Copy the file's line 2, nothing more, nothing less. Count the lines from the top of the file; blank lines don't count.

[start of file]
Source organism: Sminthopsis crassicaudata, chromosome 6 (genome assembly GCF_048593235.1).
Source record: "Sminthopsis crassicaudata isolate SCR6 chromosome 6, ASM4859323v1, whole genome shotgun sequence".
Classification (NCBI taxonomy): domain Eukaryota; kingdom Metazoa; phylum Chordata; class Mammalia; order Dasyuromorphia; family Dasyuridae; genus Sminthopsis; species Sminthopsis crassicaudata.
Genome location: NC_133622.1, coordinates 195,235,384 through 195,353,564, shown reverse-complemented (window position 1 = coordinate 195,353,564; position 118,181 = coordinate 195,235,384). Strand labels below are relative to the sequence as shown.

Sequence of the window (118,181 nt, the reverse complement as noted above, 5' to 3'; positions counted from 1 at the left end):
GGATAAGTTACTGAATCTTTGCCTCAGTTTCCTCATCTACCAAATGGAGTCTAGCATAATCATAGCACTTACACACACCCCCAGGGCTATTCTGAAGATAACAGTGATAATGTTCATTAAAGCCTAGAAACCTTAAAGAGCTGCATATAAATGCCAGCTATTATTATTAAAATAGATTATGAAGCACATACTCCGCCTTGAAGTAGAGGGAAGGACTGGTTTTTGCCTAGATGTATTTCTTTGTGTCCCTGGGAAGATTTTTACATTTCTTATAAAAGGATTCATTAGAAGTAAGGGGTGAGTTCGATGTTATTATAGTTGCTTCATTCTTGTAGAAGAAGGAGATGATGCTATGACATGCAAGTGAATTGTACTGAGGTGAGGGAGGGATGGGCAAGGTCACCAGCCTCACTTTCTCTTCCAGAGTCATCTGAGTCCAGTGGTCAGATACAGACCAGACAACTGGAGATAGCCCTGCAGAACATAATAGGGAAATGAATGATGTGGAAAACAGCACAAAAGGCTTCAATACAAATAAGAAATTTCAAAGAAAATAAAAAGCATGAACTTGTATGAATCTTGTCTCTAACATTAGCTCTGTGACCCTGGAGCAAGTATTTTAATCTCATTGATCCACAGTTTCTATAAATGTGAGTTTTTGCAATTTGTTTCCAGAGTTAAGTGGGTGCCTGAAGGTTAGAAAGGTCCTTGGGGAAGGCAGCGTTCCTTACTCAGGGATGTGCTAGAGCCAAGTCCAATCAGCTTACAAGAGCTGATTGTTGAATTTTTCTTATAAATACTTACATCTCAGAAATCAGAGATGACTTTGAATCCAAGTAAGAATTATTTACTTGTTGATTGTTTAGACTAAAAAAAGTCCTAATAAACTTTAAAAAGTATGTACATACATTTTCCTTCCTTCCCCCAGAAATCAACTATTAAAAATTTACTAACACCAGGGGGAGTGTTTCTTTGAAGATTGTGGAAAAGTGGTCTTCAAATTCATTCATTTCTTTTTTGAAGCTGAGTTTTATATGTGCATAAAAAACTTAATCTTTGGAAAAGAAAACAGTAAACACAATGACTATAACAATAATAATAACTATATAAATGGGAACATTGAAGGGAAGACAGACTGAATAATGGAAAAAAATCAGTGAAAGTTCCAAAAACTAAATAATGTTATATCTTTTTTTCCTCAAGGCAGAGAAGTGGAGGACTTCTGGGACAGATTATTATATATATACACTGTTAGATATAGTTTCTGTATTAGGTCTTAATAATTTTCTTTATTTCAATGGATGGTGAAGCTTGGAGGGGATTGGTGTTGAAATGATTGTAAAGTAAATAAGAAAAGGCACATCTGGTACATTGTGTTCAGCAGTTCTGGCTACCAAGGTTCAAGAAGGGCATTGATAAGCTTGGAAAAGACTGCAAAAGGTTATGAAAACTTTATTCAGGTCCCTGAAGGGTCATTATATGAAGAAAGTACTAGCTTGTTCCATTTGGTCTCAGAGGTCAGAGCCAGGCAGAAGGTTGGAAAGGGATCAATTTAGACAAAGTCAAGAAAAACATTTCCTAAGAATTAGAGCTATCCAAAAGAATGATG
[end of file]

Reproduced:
Source record: "Sminthopsis crassicaudata isolate SCR6 chromosome 6, ASM4859323v1, whole genome shotgun sequence".